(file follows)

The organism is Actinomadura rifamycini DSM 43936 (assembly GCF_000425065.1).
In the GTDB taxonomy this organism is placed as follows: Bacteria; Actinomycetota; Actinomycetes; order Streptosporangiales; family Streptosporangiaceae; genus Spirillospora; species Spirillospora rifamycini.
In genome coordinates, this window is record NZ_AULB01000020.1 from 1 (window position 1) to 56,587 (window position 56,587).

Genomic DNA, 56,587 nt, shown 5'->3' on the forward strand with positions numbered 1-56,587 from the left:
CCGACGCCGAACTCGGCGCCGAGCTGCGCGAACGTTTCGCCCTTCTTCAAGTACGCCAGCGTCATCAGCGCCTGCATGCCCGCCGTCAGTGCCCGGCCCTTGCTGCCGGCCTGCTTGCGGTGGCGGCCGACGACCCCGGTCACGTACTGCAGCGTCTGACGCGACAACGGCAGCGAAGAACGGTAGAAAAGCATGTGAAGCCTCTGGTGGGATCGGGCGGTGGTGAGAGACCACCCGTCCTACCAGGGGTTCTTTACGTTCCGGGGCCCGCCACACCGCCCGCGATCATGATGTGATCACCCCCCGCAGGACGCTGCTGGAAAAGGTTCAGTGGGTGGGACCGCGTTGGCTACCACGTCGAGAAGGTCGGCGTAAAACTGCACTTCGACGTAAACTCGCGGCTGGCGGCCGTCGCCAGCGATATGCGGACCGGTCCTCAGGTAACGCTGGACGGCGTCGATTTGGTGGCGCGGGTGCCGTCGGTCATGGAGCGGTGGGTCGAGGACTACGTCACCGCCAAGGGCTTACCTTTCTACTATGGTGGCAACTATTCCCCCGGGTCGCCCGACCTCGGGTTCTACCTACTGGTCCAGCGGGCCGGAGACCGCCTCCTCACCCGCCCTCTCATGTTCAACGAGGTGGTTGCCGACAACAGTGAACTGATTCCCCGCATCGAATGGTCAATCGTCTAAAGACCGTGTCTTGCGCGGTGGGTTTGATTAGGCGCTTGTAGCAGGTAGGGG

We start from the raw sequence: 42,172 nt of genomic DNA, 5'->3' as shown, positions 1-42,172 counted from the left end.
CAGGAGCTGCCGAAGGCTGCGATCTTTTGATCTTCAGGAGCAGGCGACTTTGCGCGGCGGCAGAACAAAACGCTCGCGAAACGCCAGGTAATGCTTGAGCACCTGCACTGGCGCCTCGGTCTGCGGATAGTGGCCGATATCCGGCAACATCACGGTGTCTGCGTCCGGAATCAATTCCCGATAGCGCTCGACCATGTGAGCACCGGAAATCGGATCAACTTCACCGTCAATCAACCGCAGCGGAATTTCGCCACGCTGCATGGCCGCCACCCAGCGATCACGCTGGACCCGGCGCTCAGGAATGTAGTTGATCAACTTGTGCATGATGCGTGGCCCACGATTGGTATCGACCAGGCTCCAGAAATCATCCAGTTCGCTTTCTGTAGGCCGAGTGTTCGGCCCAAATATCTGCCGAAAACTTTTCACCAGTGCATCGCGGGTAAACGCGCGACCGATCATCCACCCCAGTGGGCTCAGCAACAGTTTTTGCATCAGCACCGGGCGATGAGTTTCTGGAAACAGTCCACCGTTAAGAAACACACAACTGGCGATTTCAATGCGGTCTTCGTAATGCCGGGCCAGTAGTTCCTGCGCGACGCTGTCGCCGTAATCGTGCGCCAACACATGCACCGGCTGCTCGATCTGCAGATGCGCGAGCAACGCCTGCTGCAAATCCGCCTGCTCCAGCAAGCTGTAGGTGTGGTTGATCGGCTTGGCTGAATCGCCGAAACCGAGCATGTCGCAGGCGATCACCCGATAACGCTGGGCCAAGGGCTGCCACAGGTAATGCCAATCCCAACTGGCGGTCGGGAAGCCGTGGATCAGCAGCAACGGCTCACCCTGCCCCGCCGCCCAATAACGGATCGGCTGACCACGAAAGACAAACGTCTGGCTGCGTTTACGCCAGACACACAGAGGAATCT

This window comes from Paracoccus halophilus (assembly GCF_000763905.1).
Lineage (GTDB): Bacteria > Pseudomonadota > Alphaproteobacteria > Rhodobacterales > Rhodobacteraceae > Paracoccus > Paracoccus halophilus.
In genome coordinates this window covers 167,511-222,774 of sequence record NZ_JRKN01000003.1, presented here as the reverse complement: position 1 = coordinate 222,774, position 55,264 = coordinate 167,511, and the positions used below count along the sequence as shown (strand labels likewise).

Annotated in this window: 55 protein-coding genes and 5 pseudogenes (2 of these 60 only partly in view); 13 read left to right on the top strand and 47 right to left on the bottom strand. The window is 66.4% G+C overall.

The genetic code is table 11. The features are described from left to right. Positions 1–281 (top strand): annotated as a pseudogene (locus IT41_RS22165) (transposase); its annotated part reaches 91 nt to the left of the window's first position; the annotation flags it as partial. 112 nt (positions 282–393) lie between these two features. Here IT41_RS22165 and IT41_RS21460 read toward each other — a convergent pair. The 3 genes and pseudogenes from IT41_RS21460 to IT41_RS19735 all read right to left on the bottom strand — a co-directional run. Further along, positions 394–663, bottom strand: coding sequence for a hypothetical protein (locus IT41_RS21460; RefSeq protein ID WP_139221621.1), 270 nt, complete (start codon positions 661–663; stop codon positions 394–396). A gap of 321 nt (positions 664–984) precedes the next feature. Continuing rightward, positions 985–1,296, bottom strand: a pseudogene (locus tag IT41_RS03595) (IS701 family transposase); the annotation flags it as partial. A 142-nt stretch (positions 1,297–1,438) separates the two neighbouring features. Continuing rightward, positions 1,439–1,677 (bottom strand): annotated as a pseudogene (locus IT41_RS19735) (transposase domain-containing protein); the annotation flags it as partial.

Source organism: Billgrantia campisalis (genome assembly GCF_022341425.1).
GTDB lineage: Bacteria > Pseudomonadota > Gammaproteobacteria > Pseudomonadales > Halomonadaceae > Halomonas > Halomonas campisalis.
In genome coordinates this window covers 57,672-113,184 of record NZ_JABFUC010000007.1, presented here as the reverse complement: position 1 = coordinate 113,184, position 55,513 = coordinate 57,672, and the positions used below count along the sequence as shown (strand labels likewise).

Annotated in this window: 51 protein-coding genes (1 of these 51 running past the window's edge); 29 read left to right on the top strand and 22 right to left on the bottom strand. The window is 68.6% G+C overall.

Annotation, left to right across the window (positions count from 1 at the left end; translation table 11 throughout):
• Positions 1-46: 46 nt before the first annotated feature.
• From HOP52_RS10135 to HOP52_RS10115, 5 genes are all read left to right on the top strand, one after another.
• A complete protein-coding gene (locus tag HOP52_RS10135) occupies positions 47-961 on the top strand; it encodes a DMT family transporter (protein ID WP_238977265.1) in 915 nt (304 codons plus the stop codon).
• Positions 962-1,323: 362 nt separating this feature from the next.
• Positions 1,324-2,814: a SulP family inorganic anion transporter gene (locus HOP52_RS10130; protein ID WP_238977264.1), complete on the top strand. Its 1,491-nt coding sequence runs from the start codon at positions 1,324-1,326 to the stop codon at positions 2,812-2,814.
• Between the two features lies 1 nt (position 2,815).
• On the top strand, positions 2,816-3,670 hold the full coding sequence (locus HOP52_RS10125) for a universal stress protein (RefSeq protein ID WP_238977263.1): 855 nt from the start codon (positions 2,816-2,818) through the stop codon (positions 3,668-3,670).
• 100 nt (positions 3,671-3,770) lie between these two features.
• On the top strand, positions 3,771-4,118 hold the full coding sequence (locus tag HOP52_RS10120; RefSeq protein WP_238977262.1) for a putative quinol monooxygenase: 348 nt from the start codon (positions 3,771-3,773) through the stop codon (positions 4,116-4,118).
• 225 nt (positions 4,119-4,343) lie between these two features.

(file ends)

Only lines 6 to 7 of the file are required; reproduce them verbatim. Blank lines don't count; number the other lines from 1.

We start from the raw sequence: 42,172 nt of genomic DNA, 5'->3' as shown, positions 1-42,172 counted from the left end.
CAGGAGCTGCCGAAGGCTGCGATCTTTTGATCTTCAGGAGCAGGCGACTTTGCGCGGCGGCAGAACAAAACGCTCGCGAAACGCCAGGTAATGCTTGAGCACCTGCACTGGCGCCTCGGTCTGCGGATAGTGGCCGATATCCGGCAACATCACGGTGTCTGCGTCCGGAATCAATTCCCGATAGCGCTCGACCATGTGAGCACCGGAAATCGGATCAACTTCACCGTCAATCAACCGCAGCGGAATTTCGCCACGCTGCATGGCCGCCACCCAGCGATCACGCTGGACCCGGCGCTCAGGAATGTAGTTGATCAACTTGTGCATGATGCGTGGCCCACGATTGGTATCGACCAGGCTCCAGAAATCATCCAGTTCGCTTTCTGTAGGCCGAGTGTTCGGCCCAAATATCTGCCGAAAACTTTTCACCAGTGCATCGCGGGTAAACGCGCGACCGATCATCCACCCCAGTGGGCTCAGCAACAGTTTTTGCATCAGCACCGGGCGATGAGTTTCTGGAAACAGTCCACCGTTAAGAAACACACAACTGGCGATTTCAATGCGGTCTTCGTAATGCCGGGCCAGTAGTTCCTGCGCGACGCTGTCGCCGTAATCGTGCGCCAACACATGCACCGGCTGCTCGATCTGCAGATGCGCGAGCAACGCCTGCTGCAAATCCGCCTGCTCCAGCAAGCTGTAGGTGTGGTTGATCGGCTTGGCTGAATCGCCGAAACCGAGCATGTCGCAGGCGATCACCCGATAACGCTGGGCCAAGGGCTGCCACAGGTAATGCCAATCCCAACTGGCGGTCGGGAAGCCGTGGATCAGCAGCAACGGCTCACCCTGCCCCGCCGCCCAATAACGGATCGGCTGACCACGAAAGACAAACGTCTGGCTGCGTTTACGCCAGACACACAGAGGAATCT